The Muslim Brotherhood assured the United States it would not break Egypt’s peace treaty with Israel, according to the U.S. State Department.
A State Department spokesperson said Thursday that the Islamist political party had offered assurances it would not break Egypt’s 1979 accord with Israel, despite statements to the contrary by a party leader.
“We have had other assurances from the party with regard to their commitment not only to universal human rights, but to the international obligations that the government of Egypt has understaken,” Victoria Nuland told reporters in Washington.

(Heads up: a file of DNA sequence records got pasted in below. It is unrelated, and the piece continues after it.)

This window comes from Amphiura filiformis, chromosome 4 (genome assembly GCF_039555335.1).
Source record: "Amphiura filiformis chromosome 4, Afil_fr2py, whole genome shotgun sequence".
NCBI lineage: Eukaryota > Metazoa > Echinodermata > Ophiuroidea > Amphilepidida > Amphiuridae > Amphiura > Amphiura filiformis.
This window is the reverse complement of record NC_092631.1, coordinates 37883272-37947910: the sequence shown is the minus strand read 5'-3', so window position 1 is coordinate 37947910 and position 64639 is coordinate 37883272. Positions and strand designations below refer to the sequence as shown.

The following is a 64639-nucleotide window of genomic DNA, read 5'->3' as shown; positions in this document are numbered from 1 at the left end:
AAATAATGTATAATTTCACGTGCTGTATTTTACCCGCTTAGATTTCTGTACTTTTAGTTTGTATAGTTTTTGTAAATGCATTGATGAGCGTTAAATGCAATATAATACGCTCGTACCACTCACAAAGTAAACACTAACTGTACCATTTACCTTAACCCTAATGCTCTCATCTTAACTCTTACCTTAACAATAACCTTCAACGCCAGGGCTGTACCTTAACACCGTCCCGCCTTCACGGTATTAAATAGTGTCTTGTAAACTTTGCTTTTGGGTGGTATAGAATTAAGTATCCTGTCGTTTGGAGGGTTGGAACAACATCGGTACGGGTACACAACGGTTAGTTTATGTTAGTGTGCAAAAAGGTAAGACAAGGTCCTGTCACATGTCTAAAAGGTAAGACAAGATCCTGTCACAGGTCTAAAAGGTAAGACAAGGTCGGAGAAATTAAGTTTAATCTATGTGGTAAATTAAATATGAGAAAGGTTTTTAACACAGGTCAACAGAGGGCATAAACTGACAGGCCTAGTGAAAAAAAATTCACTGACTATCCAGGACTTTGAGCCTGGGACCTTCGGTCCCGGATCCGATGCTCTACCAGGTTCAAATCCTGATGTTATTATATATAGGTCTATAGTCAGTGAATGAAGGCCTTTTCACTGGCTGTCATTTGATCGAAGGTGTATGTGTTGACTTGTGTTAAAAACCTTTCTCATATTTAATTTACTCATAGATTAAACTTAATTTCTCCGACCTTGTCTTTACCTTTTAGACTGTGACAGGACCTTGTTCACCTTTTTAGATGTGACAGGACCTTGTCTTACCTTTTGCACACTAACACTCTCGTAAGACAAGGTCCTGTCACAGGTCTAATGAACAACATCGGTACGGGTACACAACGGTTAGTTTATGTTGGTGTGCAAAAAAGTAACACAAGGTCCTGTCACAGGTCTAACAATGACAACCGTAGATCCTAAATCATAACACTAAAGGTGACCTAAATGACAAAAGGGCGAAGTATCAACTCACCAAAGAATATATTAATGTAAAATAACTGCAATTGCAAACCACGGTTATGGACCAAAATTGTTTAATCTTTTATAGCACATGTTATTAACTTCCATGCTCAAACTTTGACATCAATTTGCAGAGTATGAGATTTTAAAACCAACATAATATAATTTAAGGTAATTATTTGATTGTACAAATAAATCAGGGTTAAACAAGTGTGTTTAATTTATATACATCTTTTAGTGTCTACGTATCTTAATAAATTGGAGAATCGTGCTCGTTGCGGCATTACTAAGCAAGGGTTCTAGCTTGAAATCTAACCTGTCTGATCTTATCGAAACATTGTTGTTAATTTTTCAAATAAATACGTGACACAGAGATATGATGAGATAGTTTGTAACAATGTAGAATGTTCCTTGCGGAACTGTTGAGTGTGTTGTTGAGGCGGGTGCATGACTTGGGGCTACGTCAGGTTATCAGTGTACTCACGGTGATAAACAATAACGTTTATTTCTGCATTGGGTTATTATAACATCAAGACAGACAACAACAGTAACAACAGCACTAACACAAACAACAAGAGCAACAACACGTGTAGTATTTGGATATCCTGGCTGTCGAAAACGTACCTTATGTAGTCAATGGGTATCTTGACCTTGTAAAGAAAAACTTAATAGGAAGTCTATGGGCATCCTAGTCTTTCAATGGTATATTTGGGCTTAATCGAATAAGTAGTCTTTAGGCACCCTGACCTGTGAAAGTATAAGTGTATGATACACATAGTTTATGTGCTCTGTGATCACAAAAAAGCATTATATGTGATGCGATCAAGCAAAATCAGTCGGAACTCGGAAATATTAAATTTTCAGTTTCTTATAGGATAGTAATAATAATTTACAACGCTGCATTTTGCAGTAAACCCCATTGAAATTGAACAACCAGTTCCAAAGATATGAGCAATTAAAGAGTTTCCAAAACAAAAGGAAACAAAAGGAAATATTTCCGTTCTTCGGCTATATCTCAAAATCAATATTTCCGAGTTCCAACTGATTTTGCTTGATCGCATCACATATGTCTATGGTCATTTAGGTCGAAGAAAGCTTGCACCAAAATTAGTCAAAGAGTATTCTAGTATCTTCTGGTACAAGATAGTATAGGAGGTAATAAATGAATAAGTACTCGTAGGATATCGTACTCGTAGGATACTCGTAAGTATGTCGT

The rise of the Muslim Brotherhood in the wake of Egyptian President Hosni Mubarak’s departure from power has raised concerns that political reform in the Arab world’s most populous country could lead to the emergence of a hostile regime that would depart from its historic peace accord with the Jewish state.
In an interview published Sunday, Rashad Bayoumi, the party’s deputy leader, said the group will not recognize Israel “under any circumstance.”
Asked about Bayoumi’s comment, Nuland said he was but one member of the Muslim Brotherhood and that the party would be judged by what it does.
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